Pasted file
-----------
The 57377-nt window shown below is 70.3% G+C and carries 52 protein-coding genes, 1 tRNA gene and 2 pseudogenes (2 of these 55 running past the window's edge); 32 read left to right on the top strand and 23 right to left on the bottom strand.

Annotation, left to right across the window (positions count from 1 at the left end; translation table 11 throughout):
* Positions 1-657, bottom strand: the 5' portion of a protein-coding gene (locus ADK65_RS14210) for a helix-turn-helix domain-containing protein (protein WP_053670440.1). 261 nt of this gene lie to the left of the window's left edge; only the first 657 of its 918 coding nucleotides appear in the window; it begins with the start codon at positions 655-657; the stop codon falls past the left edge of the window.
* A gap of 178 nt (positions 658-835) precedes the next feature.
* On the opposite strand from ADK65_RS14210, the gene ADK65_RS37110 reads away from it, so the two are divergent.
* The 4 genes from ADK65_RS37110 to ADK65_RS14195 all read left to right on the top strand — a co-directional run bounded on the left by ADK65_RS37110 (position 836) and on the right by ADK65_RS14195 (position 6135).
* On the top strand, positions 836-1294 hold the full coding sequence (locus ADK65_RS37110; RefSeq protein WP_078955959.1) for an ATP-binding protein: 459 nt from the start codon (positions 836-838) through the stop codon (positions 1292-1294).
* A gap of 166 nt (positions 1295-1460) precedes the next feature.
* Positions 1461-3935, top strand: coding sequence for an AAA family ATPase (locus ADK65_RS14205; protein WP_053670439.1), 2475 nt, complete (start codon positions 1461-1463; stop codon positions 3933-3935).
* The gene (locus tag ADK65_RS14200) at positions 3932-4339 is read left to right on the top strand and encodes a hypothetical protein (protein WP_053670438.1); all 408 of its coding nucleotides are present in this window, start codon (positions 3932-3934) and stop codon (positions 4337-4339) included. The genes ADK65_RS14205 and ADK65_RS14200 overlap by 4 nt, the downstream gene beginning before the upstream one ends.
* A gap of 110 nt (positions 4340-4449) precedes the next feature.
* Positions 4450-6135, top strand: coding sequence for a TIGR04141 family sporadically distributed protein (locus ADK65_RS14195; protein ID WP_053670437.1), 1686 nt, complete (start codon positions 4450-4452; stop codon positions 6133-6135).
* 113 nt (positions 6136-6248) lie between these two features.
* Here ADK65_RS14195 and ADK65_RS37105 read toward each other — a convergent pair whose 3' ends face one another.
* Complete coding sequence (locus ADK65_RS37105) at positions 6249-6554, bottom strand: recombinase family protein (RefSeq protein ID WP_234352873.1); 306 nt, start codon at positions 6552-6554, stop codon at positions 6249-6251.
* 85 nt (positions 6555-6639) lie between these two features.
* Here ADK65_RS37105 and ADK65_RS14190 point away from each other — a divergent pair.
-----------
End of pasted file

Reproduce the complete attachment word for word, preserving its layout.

The 57377-nt window shown below is 70.3% G+C and carries 52 protein-coding genes, 1 tRNA gene and 2 pseudogenes (2 of these 55 running past the window's edge); 32 read left to right on the top strand and 23 right to left on the bottom strand.

Annotation, left to right across the window (positions count from 1 at the left end; translation table 11 throughout):
* Positions 1-657, bottom strand: the 5' portion of a protein-coding gene (locus ADK65_RS14210) for a helix-turn-helix domain-containing protein (protein WP_053670440.1). 261 nt of this gene lie to the left of the window's left edge; only the first 657 of its 918 coding nucleotides appear in the window; it begins with the start codon at positions 655-657; the stop codon falls past the left edge of the window.
* A gap of 178 nt (positions 658-835) precedes the next feature.
* On the opposite strand from ADK65_RS14210, the gene ADK65_RS37110 reads away from it, so the two are divergent.
* The 4 genes from ADK65_RS37110 to ADK65_RS14195 all read left to right on the top strand — a co-directional run bounded on the left by ADK65_RS37110 (position 836) and on the right by ADK65_RS14195 (position 6135).
* On the top strand, positions 836-1294 hold the full coding sequence (locus ADK65_RS37110; RefSeq protein WP_078955959.1) for an ATP-binding protein: 459 nt from the start codon (positions 836-838) through the stop codon (positions 1292-1294).
* A gap of 166 nt (positions 1295-1460) precedes the next feature.
* Positions 1461-3935, top strand: coding sequence for an AAA family ATPase (locus ADK65_RS14205; protein WP_053670439.1), 2475 nt, complete (start codon positions 1461-1463; stop codon positions 3933-3935).
* The gene (locus tag ADK65_RS14200) at positions 3932-4339 is read left to right on the top strand and encodes a hypothetical protein (protein WP_053670438.1); all 408 of its coding nucleotides are present in this window, start codon (positions 3932-3934) and stop codon (positions 4337-4339) included. The genes ADK65_RS14205 and ADK65_RS14200 overlap by 4 nt, the downstream gene beginning before the upstream one ends.
* A gap of 110 nt (positions 4340-4449) precedes the next feature.
* Positions 4450-6135, top strand: coding sequence for a TIGR04141 family sporadically distributed protein (locus ADK65_RS14195; protein ID WP_053670437.1), 1686 nt, complete (start codon positions 4450-4452; stop codon positions 6133-6135).
* 113 nt (positions 6136-6248) lie between these two features.
* Here ADK65_RS14195 and ADK65_RS37105 read toward each other — a convergent pair whose 3' ends face one another.
* Complete coding sequence (locus ADK65_RS37105) at positions 6249-6554, bottom strand: recombinase family protein (RefSeq protein ID WP_234352873.1); 306 nt, start codon at positions 6552-6554, stop codon at positions 6249-6251.
* 85 nt (positions 6555-6639) lie between these two features.
* Here ADK65_RS37105 and ADK65_RS14190 point away from each other — a divergent pair.